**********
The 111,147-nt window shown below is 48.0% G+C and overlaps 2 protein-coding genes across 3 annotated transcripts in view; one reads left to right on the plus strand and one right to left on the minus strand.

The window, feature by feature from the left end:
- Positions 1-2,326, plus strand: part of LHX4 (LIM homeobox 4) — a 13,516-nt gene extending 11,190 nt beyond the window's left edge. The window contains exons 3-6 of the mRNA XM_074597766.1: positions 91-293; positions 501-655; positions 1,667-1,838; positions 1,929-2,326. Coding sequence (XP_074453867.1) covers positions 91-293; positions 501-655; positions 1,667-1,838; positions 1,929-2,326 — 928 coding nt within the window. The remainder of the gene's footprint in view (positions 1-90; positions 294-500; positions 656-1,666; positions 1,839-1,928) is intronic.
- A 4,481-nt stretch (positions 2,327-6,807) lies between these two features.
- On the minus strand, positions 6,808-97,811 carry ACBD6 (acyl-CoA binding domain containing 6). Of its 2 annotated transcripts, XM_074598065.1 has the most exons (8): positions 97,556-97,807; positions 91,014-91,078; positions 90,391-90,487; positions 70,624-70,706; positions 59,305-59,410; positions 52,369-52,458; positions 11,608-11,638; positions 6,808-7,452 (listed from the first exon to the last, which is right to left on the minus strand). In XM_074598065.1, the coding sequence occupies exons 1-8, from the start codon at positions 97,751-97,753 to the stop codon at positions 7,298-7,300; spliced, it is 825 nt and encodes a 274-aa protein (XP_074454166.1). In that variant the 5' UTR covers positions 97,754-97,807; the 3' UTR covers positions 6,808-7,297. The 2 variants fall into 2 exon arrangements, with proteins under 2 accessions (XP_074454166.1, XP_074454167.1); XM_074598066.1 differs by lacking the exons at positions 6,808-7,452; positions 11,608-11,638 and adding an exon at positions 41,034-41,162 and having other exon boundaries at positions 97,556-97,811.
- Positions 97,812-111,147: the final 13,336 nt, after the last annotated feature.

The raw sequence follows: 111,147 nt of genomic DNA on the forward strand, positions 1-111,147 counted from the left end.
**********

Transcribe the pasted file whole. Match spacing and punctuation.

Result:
The 111,147-nt window shown below is 48.0% G+C and overlaps 2 protein-coding genes across 3 annotated transcripts in view; one reads left to right on the plus strand and one right to left on the minus strand.

The window, feature by feature from the left end:
- Positions 1-2,326, plus strand: part of LHX4 (LIM homeobox 4) — a 13,516-nt gene extending 11,190 nt beyond the window's left edge. The window contains exons 3-6 of the mRNA XM_074597766.1: positions 91-293; positions 501-655; positions 1,667-1,838; positions 1,929-2,326. Coding sequence (XP_074453867.1) covers positions 91-293; positions 501-655; positions 1,667-1,838; positions 1,929-2,326 — 928 coding nt within the window. The remainder of the gene's footprint in view (positions 1-90; positions 294-500; positions 656-1,666; positions 1,839-1,928) is intronic.
- A 4,481-nt stretch (positions 2,327-6,807) lies between these two features.
- On the minus strand, positions 6,808-97,811 carry ACBD6 (acyl-CoA binding domain containing 6). Of its 2 annotated transcripts, XM_074598065.1 has the most exons (8): positions 97,556-97,807; positions 91,014-91,078; positions 90,391-90,487; positions 70,624-70,706; positions 59,305-59,410; positions 52,369-52,458; positions 11,608-11,638; positions 6,808-7,452 (listed from the first exon to the last, which is right to left on the minus strand). In XM_074598065.1, the coding sequence occupies exons 1-8, from the start codon at positions 97,751-97,753 to the stop codon at positions 7,298-7,300; spliced, it is 825 nt and encodes a 274-aa protein (XP_074454166.1). In that variant the 5' UTR covers positions 97,754-97,807; the 3' UTR covers positions 6,808-7,297. The 2 variants fall into 2 exon arrangements, with proteins under 2 accessions (XP_074454166.1, XP_074454167.1); XM_074598066.1 differs by lacking the exons at positions 6,808-7,452; positions 11,608-11,638 and adding an exon at positions 41,034-41,162 and having other exon boundaries at positions 97,556-97,811.
- Positions 97,812-111,147: the final 13,336 nt, after the last annotated feature.

The raw sequence follows: 111,147 nt of genomic DNA on the forward strand, positions 1-111,147 counted from the left end.